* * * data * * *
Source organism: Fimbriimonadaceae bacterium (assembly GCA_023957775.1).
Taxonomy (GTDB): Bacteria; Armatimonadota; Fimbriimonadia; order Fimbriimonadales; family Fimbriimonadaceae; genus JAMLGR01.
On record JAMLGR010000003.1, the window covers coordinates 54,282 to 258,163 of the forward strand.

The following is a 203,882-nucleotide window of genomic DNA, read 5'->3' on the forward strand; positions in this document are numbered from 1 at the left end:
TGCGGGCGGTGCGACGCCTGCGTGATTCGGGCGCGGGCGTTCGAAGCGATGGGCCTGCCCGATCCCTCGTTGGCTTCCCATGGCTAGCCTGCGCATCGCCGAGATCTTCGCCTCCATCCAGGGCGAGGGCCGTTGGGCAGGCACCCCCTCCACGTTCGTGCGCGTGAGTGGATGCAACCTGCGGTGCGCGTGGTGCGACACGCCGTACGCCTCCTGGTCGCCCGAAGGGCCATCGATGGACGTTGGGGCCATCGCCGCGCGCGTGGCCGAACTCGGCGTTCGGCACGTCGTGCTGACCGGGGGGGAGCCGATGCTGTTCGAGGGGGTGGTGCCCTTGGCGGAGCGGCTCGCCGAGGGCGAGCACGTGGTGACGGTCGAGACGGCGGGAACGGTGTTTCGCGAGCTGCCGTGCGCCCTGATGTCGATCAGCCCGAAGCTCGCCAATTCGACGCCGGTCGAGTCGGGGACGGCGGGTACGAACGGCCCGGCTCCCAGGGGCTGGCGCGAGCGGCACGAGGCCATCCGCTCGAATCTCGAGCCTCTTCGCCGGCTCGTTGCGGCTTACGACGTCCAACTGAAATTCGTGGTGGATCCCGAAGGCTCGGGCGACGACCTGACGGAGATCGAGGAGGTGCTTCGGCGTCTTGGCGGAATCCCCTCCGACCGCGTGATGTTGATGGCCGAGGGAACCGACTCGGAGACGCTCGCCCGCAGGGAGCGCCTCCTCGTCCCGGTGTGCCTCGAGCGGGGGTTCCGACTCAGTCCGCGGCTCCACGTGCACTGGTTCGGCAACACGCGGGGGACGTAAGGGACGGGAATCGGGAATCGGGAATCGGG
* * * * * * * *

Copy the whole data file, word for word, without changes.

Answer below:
Source organism: Fimbriimonadaceae bacterium (assembly GCA_023957775.1).
Taxonomy (GTDB): Bacteria; Armatimonadota; Fimbriimonadia; order Fimbriimonadales; family Fimbriimonadaceae; genus JAMLGR01.
On record JAMLGR010000003.1, the window covers coordinates 54,282 to 258,163 of the forward strand.

The following is a 203,882-nucleotide window of genomic DNA, read 5'->3' on the forward strand; positions in this document are numbered from 1 at the left end:
TGCGGGCGGTGCGACGCCTGCGTGATTCGGGCGCGGGCGTTCGAAGCGATGGGCCTGCCCGATCCCTCGTTGGCTTCCCATGGCTAGCCTGCGCATCGCCGAGATCTTCGCCTCCATCCAGGGCGAGGGCCGTTGGGCAGGCACCCCCTCCACGTTCGTGCGCGTGAGTGGATGCAACCTGCGGTGCGCGTGGTGCGACACGCCGTACGCCTCCTGGTCGCCCGAAGGGCCATCGATGGACGTTGGGGCCATCGCCGCGCGCGTGGCCGAACTCGGCGTTCGGCACGTCGTGCTGACCGGGGGGGAGCCGATGCTGTTCGAGGGGGTGGTGCCCTTGGCGGAGCGGCTCGCCGAGGGCGAGCACGTGGTGACGGTCGAGACGGCGGGAACGGTGTTTCGCGAGCTGCCGTGCGCCCTGATGTCGATCAGCCCGAAGCTCGCCAATTCGACGCCGGTCGAGTCGGGGACGGCGGGTACGAACGGCCCGGCTCCCAGGGGCTGGCGCGAGCGGCACGAGGCCATCCGCTCGAATCTCGAGCCTCTTCGCCGGCTCGTTGCGGCTTACGACGTCCAACTGAAATTCGTGGTGGATCCCGAAGGCTCGGGCGACGACCTGACGGAGATCGAGGAGGTGCTTCGGCGTCTTGGCGGAATCCCCTCCGACCGCGTGATGTTGATGGCCGAGGGAACCGACTCGGAGACGCTCGCCCGCAGGGAGCGCCTCCTCGTCCCGGTGTGCCTCGAGCGGGGGTTCCGACTCAGTCCGCGGCTCCACGTGCACTGGTTCGGCAACACGCGGGGGACGTAAGGGACGGGAATCGGGAATCGGGAATCGGG